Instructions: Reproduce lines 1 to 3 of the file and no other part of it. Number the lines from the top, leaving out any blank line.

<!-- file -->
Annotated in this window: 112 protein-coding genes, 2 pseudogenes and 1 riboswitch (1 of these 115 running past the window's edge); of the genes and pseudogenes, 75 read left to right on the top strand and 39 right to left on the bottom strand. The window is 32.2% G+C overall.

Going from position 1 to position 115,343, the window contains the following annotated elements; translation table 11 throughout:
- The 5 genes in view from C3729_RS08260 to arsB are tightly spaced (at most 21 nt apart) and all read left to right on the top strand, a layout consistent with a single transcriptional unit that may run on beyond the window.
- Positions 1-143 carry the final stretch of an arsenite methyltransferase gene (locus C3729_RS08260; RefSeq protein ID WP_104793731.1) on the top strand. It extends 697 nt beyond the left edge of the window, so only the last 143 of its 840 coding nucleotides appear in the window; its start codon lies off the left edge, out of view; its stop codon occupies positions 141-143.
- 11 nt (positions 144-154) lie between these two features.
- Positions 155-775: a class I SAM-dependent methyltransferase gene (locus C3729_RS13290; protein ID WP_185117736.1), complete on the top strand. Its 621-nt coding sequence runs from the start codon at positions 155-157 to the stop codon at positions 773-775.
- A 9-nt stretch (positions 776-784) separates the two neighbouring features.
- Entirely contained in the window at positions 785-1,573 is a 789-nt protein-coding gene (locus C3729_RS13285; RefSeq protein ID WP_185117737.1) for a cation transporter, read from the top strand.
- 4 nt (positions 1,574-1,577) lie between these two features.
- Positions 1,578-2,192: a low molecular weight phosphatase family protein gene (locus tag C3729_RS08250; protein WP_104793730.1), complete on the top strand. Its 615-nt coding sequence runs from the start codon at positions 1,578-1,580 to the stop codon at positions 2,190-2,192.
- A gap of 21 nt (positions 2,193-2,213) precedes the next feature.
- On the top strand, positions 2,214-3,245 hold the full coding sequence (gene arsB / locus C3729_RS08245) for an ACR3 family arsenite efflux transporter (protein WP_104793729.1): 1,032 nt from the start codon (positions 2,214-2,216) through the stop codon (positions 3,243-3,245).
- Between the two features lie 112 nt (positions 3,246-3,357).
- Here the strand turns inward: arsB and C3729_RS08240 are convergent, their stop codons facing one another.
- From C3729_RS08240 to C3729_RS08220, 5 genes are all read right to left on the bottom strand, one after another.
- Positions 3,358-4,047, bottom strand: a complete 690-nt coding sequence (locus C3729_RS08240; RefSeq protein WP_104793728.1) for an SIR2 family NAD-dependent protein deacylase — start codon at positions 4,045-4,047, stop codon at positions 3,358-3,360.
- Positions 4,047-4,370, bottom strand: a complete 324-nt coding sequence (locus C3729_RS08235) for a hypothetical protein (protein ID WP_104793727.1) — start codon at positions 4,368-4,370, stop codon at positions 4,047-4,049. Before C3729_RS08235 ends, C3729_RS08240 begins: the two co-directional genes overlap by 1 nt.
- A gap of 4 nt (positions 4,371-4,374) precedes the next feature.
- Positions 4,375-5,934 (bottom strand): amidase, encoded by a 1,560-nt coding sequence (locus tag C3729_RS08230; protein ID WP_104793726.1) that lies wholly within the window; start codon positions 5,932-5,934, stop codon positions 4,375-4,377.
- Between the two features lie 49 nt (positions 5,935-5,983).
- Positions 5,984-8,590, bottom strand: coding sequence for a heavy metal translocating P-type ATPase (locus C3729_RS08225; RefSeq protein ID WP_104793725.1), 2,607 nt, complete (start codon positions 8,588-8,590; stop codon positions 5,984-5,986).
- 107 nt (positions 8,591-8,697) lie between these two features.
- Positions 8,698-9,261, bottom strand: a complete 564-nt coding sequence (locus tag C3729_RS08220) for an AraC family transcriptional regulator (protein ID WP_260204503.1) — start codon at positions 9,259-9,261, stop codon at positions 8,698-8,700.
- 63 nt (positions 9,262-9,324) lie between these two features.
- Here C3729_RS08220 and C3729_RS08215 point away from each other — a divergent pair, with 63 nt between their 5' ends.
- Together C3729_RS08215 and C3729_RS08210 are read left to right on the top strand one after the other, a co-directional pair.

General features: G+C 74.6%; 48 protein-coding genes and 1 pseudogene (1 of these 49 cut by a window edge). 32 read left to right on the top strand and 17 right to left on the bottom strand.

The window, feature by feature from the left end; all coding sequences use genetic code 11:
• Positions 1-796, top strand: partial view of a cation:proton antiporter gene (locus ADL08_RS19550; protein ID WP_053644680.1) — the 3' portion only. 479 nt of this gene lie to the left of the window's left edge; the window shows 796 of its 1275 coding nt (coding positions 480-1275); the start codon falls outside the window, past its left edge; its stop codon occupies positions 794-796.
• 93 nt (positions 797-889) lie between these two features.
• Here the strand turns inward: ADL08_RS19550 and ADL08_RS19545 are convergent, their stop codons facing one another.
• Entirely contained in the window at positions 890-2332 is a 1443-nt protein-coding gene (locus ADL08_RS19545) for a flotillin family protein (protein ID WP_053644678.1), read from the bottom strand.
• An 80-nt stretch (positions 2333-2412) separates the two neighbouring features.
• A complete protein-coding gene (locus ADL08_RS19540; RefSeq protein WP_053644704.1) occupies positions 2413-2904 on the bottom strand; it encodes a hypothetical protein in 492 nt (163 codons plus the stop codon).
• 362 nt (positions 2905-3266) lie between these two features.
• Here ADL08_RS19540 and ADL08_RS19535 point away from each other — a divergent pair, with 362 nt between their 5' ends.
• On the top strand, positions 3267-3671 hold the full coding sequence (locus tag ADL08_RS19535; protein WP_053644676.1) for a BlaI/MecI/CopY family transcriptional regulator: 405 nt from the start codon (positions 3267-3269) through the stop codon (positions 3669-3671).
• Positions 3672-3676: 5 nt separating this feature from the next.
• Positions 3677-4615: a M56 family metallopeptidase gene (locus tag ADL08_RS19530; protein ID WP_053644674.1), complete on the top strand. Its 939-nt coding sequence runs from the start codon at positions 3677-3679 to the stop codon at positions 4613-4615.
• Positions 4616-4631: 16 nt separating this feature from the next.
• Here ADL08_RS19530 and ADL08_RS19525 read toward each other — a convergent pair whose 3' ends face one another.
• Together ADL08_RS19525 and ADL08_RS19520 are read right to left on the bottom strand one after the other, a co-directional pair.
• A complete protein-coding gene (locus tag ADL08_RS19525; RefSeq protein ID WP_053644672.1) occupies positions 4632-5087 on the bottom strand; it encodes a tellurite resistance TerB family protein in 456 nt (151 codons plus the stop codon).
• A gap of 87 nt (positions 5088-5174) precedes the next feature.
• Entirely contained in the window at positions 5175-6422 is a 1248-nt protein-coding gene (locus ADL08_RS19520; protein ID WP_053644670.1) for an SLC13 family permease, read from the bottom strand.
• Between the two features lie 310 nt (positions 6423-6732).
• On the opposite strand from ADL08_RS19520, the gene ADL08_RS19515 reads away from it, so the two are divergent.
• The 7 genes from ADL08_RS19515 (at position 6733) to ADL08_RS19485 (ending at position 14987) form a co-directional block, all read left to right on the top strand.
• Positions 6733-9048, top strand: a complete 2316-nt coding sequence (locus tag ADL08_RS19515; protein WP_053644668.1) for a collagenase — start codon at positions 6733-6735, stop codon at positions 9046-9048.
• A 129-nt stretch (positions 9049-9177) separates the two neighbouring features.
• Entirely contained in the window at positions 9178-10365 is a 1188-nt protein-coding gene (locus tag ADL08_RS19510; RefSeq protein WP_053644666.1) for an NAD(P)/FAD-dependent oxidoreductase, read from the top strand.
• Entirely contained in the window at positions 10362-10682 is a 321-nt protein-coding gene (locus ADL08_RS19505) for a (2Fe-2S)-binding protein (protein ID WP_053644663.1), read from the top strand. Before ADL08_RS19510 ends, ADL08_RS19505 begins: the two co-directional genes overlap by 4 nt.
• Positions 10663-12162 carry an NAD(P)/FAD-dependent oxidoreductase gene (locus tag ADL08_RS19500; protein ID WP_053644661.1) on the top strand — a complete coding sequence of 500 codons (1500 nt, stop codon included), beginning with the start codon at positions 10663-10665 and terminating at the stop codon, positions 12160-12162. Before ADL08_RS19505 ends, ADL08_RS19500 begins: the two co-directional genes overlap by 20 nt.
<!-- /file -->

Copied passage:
Annotated in this window: 112 protein-coding genes, 2 pseudogenes and 1 riboswitch (1 of these 115 running past the window's edge); of the genes and pseudogenes, 75 read left to right on the top strand and 39 right to left on the bottom strand. The window is 32.2% G+C overall.

Going from position 1 to position 115,343, the window contains the following annotated elements; translation table 11 throughout:
- The 5 genes in view from C3729_RS08260 to arsB are tightly spaced (at most 21 nt apart) and all read left to right on the top strand, a layout consistent with a single transcriptional unit that may run on beyond the window.